This compilation covers a broad array of soundtracks by Lalo Schifrin, a talented composer who started as a jazz musician and segued into a prolific score-composing career during the '60s. Though this collection isn't definitive, it succeeds by making solid choices from the soundtracks it draws from. In the process, it shows off the diversity of Schifrin's soundtrack work. As soundtrack fans might expect, The Reel Lalo Schifrin features plenty of this composer's jazz-oriented work; highlights in this vein include the frantic horn-driven bop of "The Joint" from Once a Thief and the silky, string-sweetened big band showcase "Melba" from The Cincinnati Kid. However, other cuts prove that Lalo Schifrin's talent extends to other genres beyond jazz: cuts from The Eagle Has Landed and The Four Musketeers show a gift for writing thrilling, straightforward orchestral music, and music from Cool Hand Luke and Kelly's Heroes shows a gift for tailoring the style of country music to fit the needs of a film score. There is also a nod toward Schifrin's Brazilian heritage in Latin-flavored cuts like "Roulette Rhumba" from The Man From U.N.C.L.E. and "Hotel Nacionale" from Voyage of the Damned. On the downside, The Reel Lalo Schifrin fails to be a definitive overview of his soundtrack work because it ignores career high-points like Bullitt and Enter the Dragon (this is probably due to licensing issues). However, the album overcomes these omissions because the picks the compilers have made are well-chosen and programmed in a manner that makes the album a consistent listen from start to finish. The album also benefits from a nice set of track-by-track liner notes that discuss the material from a soundtrack fan's point of view. All in all, The Reel Lalo Schifrin is a solid collection of highlights from the titular composer's career and a fine starting point for anyone interested in exploring Lalo Schifrin's lengthy soundtrack career.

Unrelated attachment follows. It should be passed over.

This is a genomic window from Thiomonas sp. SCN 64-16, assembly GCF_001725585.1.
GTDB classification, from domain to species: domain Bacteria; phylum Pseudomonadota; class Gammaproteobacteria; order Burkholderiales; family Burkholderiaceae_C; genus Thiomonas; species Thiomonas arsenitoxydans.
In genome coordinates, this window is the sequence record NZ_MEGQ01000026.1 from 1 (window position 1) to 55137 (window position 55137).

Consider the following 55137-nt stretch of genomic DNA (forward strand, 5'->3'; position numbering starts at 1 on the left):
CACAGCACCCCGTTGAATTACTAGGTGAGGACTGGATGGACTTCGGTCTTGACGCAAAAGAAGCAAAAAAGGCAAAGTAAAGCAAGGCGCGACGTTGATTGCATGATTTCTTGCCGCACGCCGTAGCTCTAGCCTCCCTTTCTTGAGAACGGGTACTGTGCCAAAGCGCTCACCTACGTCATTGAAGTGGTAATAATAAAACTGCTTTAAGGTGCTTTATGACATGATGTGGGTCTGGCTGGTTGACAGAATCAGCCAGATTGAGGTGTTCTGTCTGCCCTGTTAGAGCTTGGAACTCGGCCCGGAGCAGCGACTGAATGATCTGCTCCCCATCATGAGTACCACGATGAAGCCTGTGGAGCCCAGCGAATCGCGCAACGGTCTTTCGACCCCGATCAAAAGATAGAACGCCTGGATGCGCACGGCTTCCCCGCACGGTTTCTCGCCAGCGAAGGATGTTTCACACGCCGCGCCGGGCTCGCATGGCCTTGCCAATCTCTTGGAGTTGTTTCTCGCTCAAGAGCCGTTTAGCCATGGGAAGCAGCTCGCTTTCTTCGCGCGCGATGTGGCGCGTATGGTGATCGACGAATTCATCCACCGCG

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AllMusic Review by Donald A. Guarisco